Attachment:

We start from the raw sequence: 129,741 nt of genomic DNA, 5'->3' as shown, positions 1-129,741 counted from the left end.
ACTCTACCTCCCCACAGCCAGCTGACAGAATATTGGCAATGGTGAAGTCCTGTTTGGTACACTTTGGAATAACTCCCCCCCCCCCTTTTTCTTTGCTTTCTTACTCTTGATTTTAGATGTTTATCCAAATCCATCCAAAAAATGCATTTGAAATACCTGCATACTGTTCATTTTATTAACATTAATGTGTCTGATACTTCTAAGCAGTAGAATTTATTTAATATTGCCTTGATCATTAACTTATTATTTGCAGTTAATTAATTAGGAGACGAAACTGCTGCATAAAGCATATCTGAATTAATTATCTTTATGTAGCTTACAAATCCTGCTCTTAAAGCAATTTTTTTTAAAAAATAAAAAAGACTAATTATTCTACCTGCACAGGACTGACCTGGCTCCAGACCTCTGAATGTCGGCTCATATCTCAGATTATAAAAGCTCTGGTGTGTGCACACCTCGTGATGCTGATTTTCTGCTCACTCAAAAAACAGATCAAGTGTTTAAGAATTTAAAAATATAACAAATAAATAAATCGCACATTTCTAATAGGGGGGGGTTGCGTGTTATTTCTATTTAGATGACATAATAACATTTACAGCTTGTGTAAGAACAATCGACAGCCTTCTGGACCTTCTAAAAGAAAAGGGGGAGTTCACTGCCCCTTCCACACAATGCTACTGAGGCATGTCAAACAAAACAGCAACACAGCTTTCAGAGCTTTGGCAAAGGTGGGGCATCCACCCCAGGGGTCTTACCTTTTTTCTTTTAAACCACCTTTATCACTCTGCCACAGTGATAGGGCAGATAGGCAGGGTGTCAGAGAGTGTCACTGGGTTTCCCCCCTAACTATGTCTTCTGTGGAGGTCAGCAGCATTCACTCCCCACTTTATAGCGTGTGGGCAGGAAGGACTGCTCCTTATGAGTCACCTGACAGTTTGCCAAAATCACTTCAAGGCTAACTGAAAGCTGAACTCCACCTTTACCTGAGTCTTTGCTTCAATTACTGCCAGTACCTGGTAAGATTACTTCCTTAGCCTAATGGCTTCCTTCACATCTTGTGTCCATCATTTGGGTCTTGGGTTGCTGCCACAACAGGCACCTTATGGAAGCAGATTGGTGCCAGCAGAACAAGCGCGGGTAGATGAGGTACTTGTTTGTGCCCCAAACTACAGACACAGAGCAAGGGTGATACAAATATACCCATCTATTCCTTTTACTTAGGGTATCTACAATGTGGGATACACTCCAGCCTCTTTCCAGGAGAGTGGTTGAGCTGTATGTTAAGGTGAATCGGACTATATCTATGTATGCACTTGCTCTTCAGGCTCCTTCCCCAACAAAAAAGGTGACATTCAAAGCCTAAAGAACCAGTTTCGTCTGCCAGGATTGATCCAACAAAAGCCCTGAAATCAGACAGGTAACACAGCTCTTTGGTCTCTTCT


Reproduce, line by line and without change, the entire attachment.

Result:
We start from the raw sequence: 129,741 nt of genomic DNA, 5'->3' as shown, positions 1-129,741 counted from the left end.
ACTCTACCTCCCCACAGCCAGCTGACAGAATATTGGCAATGGTGAAGTCCTGTTTGGTACACTTTGGAATAACTCCCCCCCCCCCTTTTTCTTTGCTTTCTTACTCTTGATTTTAGATGTTTATCCAAATCCATCCAAAAAATGCATTTGAAATACCTGCATACTGTTCATTTTATTAACATTAATGTGTCTGATACTTCTAAGCAGTAGAATTTATTTAATATTGCCTTGATCATTAACTTATTATTTGCAGTTAATTAATTAGGAGACGAAACTGCTGCATAAAGCATATCTGAATTAATTATCTTTATGTAGCTTACAAATCCTGCTCTTAAAGCAATTTTTTTTAAAAAATAAAAAAGACTAATTATTCTACCTGCACAGGACTGACCTGGCTCCAGACCTCTGAATGTCGGCTCATATCTCAGATTATAAAAGCTCTGGTGTGTGCACACCTCGTGATGCTGATTTTCTGCTCACTCAAAAAACAGATCAAGTGTTTAAGAATTTAAAAATATAACAAATAAATAAATCGCACATTTCTAATAGGGGGGGGTTGCGTGTTATTTCTATTTAGATGACATAATAACATTTACAGCTTGTGTAAGAACAATCGACAGCCTTCTGGACCTTCTAAAAGAAAAGGGGGAGTTCACTGCCCCTTCCACACAATGCTACTGAGGCATGTCAAACAAAACAGCAACACAGCTTTCAGAGCTTTGGCAAAGGTGGGGCATCCACCCCAGGGGTCTTACCTTTTTTCTTTTAAACCACCTTTATCACTCTGCCACAGTGATAGGGCAGATAGGCAGGGTGTCAGAGAGTGTCACTGGGTTTCCCCCCTAACTATGTCTTCTGTGGAGGTCAGCAGCATTCACTCCCCACTTTATAGCGTGTGGGCAGGAAGGACTGCTCCTTATGAGTCACCTGACAGTTTGCCAAAATCACTTCAAGGCTAACTGAAAGCTGAACTCCACCTTTACCTGAGTCTTTGCTTCAATTACTGCCAGTACCTGGTAAGATTACTTCCTTAGCCTAATGGCTTCCTTCACATCTTGTGTCCATCATTTGGGTCTTGGGTTGCTGCCACAACAGGCACCTTATGGAAGCAGATTGGTGCCAGCAGAACAAGCGCGGGTAGATGAGGTACTTGTTTGTGCCCCAAACTACAGACACAGAGCAAGGGTGATACAAATATACCCATCTATTCCTTTTACTTAGGGTATCTACAATGTGGGATACACTCCAGCCTCTTTCCAGGAGAGTGGTTGAGCTGTATGTTAAGGTGAATCGGACTATATCTATGTATGCACTTGCTCTTCAGGCTCCTTCCCCAACAAAAAAGGTGACATTCAAAGCCTAAAGAACCAGTTTCGTCTGCCAGGATTGATCCAACAAAAGCCCTGAAATCAGACAGGTAACACAGCTCTTTGGTCTCTTCT